Life in the fast lane

Perth 5th March 2012

On the way to the airport this morning I couldn’t help thinking how people always want to look better, bigger and faster than they really are. The taxi that drove me to the airport in the morning like so many other cars, once he had entered the 4 lane high way, immediately went to the fast lane. Not that he was driving fast in his 8 year old Toyota Crown, he just routinely moved into that lane, even more…all other lanes were basically free…sounds familiar? En route to the airport I noted that 80% of the traffic was hanging around in the “fast” lane, with the really fast cars over taking in the so called extreme ”slow” lane.

So much like a metafor…as it is so typical of life in general and our projects more particularly. It’s the 5 star look for a 3 star budget sort of thing. Aren’t we most of the time wanting to belong to the “Big League”? I think we all have seen a Mrs Bouquet somewhere (from “Keeping Up Appearances” fame, the hilarious sitcom). As a lighting designer we have to deal with Mr & Mrs Bouquets all the time. We get briefs and renderings that look the world but when it finally comes to the real deal, suddenly there isn’t all that budget anymore and we are asked to cut down the design to bare essentials.

Being honest and in “real time” is not always easy, certainly not in certain cultures, so part of our job as lighting designers is the need to unearth the reality and understand were people or more specifically our clients come from when they brief you, which basically comes down to your life and project experience (been there – done that). You can drive along in the fast lane as long as you understand that all the others in that lane are not always as fast as they would like you to believe… 🙂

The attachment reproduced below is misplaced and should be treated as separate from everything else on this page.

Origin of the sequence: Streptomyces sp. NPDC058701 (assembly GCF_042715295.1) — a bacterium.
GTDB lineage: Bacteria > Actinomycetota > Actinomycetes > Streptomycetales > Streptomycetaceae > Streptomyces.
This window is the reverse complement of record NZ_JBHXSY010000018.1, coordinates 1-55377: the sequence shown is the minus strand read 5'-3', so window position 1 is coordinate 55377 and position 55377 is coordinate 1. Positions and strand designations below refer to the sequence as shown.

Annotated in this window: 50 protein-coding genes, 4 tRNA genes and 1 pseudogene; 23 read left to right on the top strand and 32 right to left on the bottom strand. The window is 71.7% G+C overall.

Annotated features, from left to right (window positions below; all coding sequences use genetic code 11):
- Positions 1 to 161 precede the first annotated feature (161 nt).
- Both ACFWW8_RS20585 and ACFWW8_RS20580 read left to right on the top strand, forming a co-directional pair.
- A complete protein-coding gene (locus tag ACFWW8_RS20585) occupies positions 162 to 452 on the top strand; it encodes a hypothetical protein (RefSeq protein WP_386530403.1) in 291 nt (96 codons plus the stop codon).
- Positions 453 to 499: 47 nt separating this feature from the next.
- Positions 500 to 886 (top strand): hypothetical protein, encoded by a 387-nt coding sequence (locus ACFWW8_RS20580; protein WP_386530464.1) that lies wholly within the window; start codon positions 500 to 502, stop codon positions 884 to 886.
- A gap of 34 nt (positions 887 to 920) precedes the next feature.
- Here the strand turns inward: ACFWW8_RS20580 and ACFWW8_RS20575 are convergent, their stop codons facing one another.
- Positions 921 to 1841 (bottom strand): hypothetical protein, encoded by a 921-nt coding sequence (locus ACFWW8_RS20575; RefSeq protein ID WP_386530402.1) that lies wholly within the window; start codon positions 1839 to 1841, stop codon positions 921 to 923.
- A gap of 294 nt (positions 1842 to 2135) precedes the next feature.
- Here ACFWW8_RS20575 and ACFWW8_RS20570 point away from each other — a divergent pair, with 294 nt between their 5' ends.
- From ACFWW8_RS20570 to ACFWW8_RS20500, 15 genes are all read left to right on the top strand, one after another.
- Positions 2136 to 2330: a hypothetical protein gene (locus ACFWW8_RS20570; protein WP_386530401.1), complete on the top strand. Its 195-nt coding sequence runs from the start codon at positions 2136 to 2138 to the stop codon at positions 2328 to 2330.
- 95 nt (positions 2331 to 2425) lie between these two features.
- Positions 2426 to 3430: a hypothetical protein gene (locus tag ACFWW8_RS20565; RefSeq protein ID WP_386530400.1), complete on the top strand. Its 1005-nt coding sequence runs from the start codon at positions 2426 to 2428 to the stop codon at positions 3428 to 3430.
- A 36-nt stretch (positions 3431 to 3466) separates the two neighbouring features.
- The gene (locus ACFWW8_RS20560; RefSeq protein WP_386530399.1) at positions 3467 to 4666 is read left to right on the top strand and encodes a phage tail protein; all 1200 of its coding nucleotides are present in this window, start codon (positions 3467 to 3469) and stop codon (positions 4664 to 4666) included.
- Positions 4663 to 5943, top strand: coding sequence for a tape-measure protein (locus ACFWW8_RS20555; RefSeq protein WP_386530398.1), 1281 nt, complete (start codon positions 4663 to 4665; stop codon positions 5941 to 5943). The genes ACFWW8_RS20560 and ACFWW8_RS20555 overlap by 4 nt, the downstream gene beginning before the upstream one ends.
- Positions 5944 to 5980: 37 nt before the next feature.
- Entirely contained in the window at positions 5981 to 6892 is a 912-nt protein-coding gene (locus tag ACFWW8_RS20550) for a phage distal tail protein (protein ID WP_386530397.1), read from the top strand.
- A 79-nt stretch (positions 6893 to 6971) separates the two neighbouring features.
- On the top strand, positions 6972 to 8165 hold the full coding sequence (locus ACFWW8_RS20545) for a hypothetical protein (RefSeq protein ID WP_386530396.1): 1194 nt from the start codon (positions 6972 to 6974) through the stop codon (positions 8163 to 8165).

Light & Learn 3-8: When I woke up this morning I had the daylight coming in strongly through my bedroom window lighting up by angled wall. It reminded me again how much nature’s daylight is the backbone of many of our lighting effects. The wall closest to the window was bright white, the angled wall still caught some reflective light but was much darker, while the return wall was practically dark. Three shades of white in varying contrast from one light source. In our lighting design we use contrast to reinforce dimensions. When you light up a building façade do all four facades be as bright? Of course not…under sunlight one façade always looks brighter than the other…see how light and shadow interact on these basic objects as the light moves slowly from the back overhead to the front. This series is used to teach Photoshoppers how lighting effects surfaces…

05. March 2012 by Martin Klaasen
Categories: Light & Learn, Light and inspiration, lighting and culture, lighting design | Leave a comment

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